01 May Health problems at school
Health problems at school
Here are some tips to stay healthy at school.
Spread of infections
Many childhood illnesses are caused by viruses. All it takes is a single child to bring a virus to school for the spread to begin. Consider this common scenario — a child who has a cold coughs or sneezes in the classroom. The children sitting nearby inhale the infected respiratory droplets and the cold spreads.
Or perhaps a child who has diarrhea uses the toilet and returns to the classroom without washing his or her hands. Illness-causing germs might spread from anything the sick child touches to other children who touch the same object and then put their fingers in their mouths.
Why hand-washing counts
Frequent hand-washing is one of the simplest — and most effective — ways to stay healthy in school. Remind your child to wash his or her hands before eating and after using the toilet, blowing his or her nose, or playing outside.
Don’t share water bottles, food or other personal items
Offer your child this simple rule — if you put the item in your mouth, keep it to yourself.
Use hand sanitizer
Give your child hand sanitizer to keep in his or her desk or backpack. Remind your child to use the sanitizer before eating snacks or lunch and after using a shared computer, pencil sharpener etc. You might also donate disinfecting wipes to the classroom for general use.
Cover your mouth and nose when you cough or sneeze
Give your child a package of tissues to keep in his or her desk or backpack. Encourage your child to cough or sneeze into a tissue — then put the tissue in the trash, and wash his or her hands or use hand sanitizer. If it isn’t possible to reach a tissue in time, remind your child to cough or sneeze into the crook of his or her elbow.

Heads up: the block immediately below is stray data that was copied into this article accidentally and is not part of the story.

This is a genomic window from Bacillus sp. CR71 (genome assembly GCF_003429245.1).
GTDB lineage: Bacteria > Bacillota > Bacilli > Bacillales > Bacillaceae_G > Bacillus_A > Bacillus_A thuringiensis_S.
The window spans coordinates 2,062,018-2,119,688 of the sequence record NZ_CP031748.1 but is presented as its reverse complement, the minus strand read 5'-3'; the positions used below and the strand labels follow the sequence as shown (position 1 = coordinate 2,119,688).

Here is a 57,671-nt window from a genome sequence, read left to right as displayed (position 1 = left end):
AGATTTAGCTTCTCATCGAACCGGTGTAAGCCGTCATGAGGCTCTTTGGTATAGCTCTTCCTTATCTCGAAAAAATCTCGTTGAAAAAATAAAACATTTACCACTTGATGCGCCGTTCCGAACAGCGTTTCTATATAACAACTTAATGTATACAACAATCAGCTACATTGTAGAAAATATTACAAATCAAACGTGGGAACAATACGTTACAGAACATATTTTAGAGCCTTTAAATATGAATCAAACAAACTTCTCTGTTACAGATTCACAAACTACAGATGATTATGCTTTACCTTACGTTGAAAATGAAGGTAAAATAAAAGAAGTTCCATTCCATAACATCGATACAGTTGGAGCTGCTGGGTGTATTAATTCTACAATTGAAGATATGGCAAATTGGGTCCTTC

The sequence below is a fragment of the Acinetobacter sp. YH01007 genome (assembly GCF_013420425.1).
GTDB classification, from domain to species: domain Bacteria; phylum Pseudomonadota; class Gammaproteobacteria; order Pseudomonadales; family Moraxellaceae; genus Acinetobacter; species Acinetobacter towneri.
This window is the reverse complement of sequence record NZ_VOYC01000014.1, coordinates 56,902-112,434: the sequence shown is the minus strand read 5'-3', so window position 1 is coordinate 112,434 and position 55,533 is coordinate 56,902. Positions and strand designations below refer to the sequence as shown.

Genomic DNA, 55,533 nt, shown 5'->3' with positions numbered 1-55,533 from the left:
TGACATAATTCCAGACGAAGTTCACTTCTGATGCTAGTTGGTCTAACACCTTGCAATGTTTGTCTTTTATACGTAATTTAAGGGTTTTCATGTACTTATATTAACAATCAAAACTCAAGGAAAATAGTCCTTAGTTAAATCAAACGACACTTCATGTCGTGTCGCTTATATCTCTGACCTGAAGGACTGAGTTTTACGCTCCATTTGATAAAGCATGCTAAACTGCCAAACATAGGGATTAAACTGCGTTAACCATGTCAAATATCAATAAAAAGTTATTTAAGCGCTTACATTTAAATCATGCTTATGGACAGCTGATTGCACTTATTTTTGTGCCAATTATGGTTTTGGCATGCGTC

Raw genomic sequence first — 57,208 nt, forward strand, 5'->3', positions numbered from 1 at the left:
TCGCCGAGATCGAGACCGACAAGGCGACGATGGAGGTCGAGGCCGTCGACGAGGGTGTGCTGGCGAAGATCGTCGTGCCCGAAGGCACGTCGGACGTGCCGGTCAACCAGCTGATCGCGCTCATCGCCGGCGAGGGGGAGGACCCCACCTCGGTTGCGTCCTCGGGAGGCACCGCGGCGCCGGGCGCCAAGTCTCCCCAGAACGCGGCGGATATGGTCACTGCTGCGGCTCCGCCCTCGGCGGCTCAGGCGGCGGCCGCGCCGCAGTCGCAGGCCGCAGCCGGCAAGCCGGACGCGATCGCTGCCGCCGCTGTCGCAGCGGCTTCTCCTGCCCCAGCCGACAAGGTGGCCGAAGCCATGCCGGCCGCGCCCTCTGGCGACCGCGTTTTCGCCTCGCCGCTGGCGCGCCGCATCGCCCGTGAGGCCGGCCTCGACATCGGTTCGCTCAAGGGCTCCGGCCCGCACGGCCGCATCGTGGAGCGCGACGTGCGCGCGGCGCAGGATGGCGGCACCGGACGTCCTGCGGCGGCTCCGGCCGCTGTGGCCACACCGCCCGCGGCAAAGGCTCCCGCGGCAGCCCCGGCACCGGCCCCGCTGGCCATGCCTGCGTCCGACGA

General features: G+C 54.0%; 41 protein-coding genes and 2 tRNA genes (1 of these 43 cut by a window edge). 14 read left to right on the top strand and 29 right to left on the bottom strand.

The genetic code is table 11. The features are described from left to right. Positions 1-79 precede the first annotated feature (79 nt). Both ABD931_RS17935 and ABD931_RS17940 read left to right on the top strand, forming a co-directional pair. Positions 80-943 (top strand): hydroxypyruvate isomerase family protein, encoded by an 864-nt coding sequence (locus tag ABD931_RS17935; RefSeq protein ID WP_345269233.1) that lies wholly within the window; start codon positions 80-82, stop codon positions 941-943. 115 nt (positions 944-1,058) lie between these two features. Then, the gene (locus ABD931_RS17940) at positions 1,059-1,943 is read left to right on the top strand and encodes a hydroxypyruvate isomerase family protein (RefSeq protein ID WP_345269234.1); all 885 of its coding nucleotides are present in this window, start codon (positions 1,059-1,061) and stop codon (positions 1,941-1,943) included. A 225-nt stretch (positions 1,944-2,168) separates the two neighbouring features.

Keep your hands away from your eyes and out of your mouth. Remind your child that hands are often covered in germs.
In some schools there is a full-time certified school nurse who spends most of his or her day attending to the acute and chronic health needs of students. He or she handles acute health problems, administers medications, and performs health assessments and screenings as well as special procedures ordered by a child’s personal doctor; he or she also refers children to their physician for physical exams, diagnosis, and treatment. School nurses can also play a central role in promoting a healthy and safe school environment.
Acute Health Problems
Most illnesses and injuries that arise during school are minor (bumps, scrapes, headaches) and can be cared for by the school nurse. In many instances the child can return to class. When the problem is more serious, a parent will be called to come and take the child home. If the situation is extremely serious or life-threatening, the child will be transported by ambulance to the hospital emergency room or nearest physician. In many but not all schools, one or more staff members have been trained in CPR (cardiopulmonary resuscitation) and first aid. Parents should know how these situations are handled at their child’s school.
The information contained on this Website should not be used as a substitute for the medical care and advice of your health care provider. There may be variations in treatment that your health care provider may recommend based on individual facts and circumstances.